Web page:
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📣 Plotly.js 2.0 is coming soon!

After 5 years and 177 releases of Plotly.js between 1.0.0 and the current 1.58.4, it’s finally time for us to release Plotly.js 2.0! :tada:

Our commitment to semantic versioning requires us to make this next release a major version bump because we are making some backwards-incompatible changes to older and deprecated features (see below), but we see this as a low-risk maintenance release and we expect that the vast majority of users should plan to upgrade without fearing significant issues, including Javascript developers who embed Plotly.js directly in their apps or websites, as well as data scientists using Plotly.js via Plotly.py in a notebook environment, and of course Dash app developers!

We encourage all interested developers to read the changelog carefully, but here is a summary of the important changes and some commentary.

:warning: What is getting changed or removed?

We take stability and backwards-compatibility very seriously, so although in principle a new major version could introduce numerous breaking changes, we are bumping the major version number in Plotly.js only because we are removing the following functionality, which we feel is very seldom-used, has long been deprecated and/or has long been un/undocumented. We are making these changes today so as to be able to continue maintaining the library without needing to invest in upkeep of legacy/unused functionality.

We are dropping:

  • Support for Internet Explorer 9 and 10: our support for these browsers has been poor and degrading for months, and we’re officially ruling out supporting them at all starting now. For reference, Microsoft stopped supporting IE 10 more than 5 years ago.
  • The contourgl trace type: this trace type is not currently in the main bundle, and this removal will only impact users of the gl2d custom bundle. This trace has many problems and is easily replaced by using the non-WebGL-powered contour trace.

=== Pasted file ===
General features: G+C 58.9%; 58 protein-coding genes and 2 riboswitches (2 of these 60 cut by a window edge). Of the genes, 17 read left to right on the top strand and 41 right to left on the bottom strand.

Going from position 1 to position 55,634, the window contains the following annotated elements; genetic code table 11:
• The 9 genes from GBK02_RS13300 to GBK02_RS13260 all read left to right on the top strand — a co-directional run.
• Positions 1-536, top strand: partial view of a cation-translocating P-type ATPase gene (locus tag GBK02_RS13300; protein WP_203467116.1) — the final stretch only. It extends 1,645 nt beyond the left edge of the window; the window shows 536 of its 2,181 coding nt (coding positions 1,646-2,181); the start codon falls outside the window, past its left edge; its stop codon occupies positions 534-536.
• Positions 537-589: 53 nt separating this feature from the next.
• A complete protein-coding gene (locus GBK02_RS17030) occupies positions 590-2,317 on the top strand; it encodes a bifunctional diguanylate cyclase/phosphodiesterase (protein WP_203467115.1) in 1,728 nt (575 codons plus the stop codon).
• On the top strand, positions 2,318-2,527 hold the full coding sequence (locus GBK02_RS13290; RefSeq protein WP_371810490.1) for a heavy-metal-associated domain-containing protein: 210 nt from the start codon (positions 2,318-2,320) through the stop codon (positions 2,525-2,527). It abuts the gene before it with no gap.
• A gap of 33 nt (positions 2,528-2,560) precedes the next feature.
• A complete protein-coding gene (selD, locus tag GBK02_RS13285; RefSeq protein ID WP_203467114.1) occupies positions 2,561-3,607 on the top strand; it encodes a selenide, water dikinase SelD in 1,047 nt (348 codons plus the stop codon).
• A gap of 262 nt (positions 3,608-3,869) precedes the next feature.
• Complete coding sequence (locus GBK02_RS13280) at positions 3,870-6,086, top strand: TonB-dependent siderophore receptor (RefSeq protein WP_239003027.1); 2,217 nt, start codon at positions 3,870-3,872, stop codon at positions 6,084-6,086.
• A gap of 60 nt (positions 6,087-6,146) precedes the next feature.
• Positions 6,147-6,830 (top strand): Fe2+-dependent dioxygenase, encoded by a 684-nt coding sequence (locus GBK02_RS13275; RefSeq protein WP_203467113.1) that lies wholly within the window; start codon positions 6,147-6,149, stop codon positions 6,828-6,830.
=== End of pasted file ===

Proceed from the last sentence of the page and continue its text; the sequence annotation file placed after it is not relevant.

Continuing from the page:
• The area trace type: this trace type has been marked as deprecated and un/under-documented for years; the barpolar trace types should be used instead.
  • The legacy polar r and t attributes of the otherwise-cartesian scatter and bar traces: these attributes have been marked as deprecated and un/under-documented for years; the scatterpolar and barpolar trace types should be used instead.
  • The Plotly.plot() function: this function has been deprecated/under-documented for years, in favour of Plotly.react() or a combination of Plotly.newPlot()/Plotly.restyle()/Plotly.relayout()
  • The Plotly.d3 object: this object currently mirrors all of version 3 of the D3 library. Version 4 of D3 came out over 4 years ago (the current latest version is 6.5!) and the state of Javascript packaging has evolved such that it’s now much easier for Javascript developers to “bring their own” version of d3 to their app rather than rely on the one provided by Plotly.js.
  • We are marking the heatmapgl and pointcloud trace types as “deprecated”, and recommending that folks use the heatmap/image or scattergl trace types instead. These will be removed in a future major version, such as Plotly.js 3.0. If you are using these, please reach out and tell us why and how, so we can take your needs into consideration as we move forward!

:hammer_and_wrench: What is getting upgraded or added?

Since this is mostly a maintenance/cleanup release for us, intended to allow us to move faster in the future, this particular version intentionally does not include many new features.